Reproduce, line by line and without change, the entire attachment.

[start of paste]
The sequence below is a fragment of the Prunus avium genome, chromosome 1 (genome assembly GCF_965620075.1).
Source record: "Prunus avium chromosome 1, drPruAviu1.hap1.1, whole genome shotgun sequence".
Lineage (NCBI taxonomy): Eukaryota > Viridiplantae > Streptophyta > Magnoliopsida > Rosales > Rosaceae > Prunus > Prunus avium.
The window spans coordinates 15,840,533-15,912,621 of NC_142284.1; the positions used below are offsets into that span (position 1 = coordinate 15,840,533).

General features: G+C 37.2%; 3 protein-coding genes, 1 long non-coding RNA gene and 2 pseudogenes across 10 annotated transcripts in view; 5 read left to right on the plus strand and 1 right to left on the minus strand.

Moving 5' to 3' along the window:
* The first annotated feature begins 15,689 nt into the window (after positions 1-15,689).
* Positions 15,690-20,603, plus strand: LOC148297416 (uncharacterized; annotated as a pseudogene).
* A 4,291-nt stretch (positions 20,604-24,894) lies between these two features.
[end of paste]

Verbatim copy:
The sequence below is a fragment of the Prunus avium genome, chromosome 1 (genome assembly GCF_965620075.1).
Source record: "Prunus avium chromosome 1, drPruAviu1.hap1.1, whole genome shotgun sequence".
Lineage (NCBI taxonomy): Eukaryota > Viridiplantae > Streptophyta > Magnoliopsida > Rosales > Rosaceae > Prunus > Prunus avium.
The window spans coordinates 15,840,533-15,912,621 of NC_142284.1; the positions used below are offsets into that span (position 1 = coordinate 15,840,533).

General features: G+C 37.2%; 3 protein-coding genes, 1 long non-coding RNA gene and 2 pseudogenes across 10 annotated transcripts in view; 5 read left to right on the plus strand and 1 right to left on the minus strand.

Moving 5' to 3' along the window:
* The first annotated feature begins 15,689 nt into the window (after positions 1-15,689).
* Positions 15,690-20,603, plus strand: LOC148297416 (uncharacterized; annotated as a pseudogene).
* A 4,291-nt stretch (positions 20,604-24,894) lies between these two features.